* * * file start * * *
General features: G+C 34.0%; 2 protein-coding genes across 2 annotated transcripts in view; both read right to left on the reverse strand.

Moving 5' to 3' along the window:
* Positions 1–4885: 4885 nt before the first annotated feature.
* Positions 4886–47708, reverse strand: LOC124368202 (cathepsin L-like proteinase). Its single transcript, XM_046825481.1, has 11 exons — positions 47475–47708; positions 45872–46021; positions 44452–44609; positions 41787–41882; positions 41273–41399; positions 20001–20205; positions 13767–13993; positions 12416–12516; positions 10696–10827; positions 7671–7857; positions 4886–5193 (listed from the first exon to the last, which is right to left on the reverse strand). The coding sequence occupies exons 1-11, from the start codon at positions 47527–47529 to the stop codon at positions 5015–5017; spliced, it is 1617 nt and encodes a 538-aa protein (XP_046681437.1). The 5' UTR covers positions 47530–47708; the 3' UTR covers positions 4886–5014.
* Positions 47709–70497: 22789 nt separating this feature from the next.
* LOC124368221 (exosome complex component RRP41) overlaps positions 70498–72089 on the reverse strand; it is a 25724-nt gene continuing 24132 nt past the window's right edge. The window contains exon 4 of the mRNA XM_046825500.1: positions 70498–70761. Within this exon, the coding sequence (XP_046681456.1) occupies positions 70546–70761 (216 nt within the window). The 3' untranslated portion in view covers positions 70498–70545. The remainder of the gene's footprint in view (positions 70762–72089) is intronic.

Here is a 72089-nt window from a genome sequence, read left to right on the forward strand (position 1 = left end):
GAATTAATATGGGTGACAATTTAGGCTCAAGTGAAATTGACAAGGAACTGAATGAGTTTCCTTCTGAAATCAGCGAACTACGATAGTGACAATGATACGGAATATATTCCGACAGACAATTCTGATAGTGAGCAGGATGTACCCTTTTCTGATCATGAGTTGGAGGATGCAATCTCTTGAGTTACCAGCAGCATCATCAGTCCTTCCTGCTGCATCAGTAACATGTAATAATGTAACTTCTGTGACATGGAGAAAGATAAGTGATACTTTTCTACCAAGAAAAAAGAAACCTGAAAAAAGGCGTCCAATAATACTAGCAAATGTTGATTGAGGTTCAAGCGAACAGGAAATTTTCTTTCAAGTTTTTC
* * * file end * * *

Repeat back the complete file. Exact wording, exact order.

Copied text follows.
General features: G+C 34.0%; 2 protein-coding genes across 2 annotated transcripts in view; both read right to left on the reverse strand.

Moving 5' to 3' along the window:
* Positions 1–4885: 4885 nt before the first annotated feature.
* Positions 4886–47708, reverse strand: LOC124368202 (cathepsin L-like proteinase). Its single transcript, XM_046825481.1, has 11 exons — positions 47475–47708; positions 45872–46021; positions 44452–44609; positions 41787–41882; positions 41273–41399; positions 20001–20205; positions 13767–13993; positions 12416–12516; positions 10696–10827; positions 7671–7857; positions 4886–5193 (listed from the first exon to the last, which is right to left on the reverse strand). The coding sequence occupies exons 1-11, from the start codon at positions 47527–47529 to the stop codon at positions 5015–5017; spliced, it is 1617 nt and encodes a 538-aa protein (XP_046681437.1). The 5' UTR covers positions 47530–47708; the 3' UTR covers positions 4886–5014.
* Positions 47709–70497: 22789 nt separating this feature from the next.
* LOC124368221 (exosome complex component RRP41) overlaps positions 70498–72089 on the reverse strand; it is a 25724-nt gene continuing 24132 nt past the window's right edge. The window contains exon 4 of the mRNA XM_046825500.1: positions 70498–70761. Within this exon, the coding sequence (XP_046681456.1) occupies positions 70546–70761 (216 nt within the window). The 3' untranslated portion in view covers positions 70498–70545. The remainder of the gene's footprint in view (positions 70762–72089) is intronic.

Here is a 72089-nt window from a genome sequence, read left to right on the forward strand (position 1 = left end):
GAATTAATATGGGTGACAATTTAGGCTCAAGTGAAATTGACAAGGAACTGAATGAGTTTCCTTCTGAAATCAGCGAACTACGATAGTGACAATGATACGGAATATATTCCGACAGACAATTCTGATAGTGAGCAGGATGTACCCTTTTCTGATCATGAGTTGGAGGATGCAATCTCTTGAGTTACCAGCAGCATCATCAGTCCTTCCTGCTGCATCAGTAACATGTAATAATGTAACTTCTGTGACATGGAGAAAGATAAGTGATACTTTTCTACCAAGAAAAAAGAAACCTGAAAAAAGGCGTCCAATAATACTAGCAAATGTTGATTGAGGTTCAAGCGAACAGGAAATTTTCTTTCAAGTTTTTC